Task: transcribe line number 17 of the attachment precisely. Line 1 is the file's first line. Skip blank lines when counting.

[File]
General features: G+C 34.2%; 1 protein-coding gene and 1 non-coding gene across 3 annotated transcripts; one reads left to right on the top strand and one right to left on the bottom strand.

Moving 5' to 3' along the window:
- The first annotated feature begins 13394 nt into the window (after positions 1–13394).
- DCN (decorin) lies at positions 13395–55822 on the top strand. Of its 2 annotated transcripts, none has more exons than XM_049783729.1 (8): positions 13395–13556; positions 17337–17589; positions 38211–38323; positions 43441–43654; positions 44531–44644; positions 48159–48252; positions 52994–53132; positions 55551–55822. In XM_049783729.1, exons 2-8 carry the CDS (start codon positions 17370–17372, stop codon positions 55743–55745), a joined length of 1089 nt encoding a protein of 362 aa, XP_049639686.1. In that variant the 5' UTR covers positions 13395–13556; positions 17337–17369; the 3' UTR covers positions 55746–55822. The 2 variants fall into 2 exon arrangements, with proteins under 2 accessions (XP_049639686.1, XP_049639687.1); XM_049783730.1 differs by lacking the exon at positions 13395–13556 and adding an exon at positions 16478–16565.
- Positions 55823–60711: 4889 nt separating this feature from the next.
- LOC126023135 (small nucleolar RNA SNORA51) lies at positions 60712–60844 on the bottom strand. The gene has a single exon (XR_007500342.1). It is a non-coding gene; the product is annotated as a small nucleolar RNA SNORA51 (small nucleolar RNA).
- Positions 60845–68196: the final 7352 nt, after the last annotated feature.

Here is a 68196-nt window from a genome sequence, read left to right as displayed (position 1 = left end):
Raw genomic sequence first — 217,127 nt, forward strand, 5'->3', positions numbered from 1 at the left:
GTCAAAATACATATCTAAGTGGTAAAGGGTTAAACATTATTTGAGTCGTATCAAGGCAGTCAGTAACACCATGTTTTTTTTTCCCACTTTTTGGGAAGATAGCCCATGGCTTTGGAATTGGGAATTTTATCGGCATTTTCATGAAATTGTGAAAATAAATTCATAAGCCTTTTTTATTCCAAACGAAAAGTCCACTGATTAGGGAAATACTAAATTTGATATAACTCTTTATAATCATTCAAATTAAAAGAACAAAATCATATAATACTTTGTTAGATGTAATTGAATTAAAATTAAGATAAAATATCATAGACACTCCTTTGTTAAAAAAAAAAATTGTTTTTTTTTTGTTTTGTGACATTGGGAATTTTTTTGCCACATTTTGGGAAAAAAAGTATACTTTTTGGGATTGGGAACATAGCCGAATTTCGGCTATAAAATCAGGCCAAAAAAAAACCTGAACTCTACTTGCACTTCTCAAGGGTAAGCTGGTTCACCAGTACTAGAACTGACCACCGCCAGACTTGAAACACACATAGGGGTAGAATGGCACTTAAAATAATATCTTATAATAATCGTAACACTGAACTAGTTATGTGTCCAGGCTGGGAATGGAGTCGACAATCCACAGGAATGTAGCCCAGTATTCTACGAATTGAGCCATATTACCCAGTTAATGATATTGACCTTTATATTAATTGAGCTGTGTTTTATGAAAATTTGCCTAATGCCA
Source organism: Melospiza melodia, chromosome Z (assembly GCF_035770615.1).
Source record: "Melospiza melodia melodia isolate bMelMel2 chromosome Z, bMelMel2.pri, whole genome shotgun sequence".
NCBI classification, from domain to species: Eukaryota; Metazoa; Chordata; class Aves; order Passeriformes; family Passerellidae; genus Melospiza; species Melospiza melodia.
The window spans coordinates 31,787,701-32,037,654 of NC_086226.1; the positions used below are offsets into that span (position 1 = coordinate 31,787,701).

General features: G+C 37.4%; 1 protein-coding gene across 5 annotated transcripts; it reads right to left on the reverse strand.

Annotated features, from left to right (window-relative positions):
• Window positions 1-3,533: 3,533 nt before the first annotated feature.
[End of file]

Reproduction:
• Window positions 1-3,533: 3,533 nt before the first annotated feature.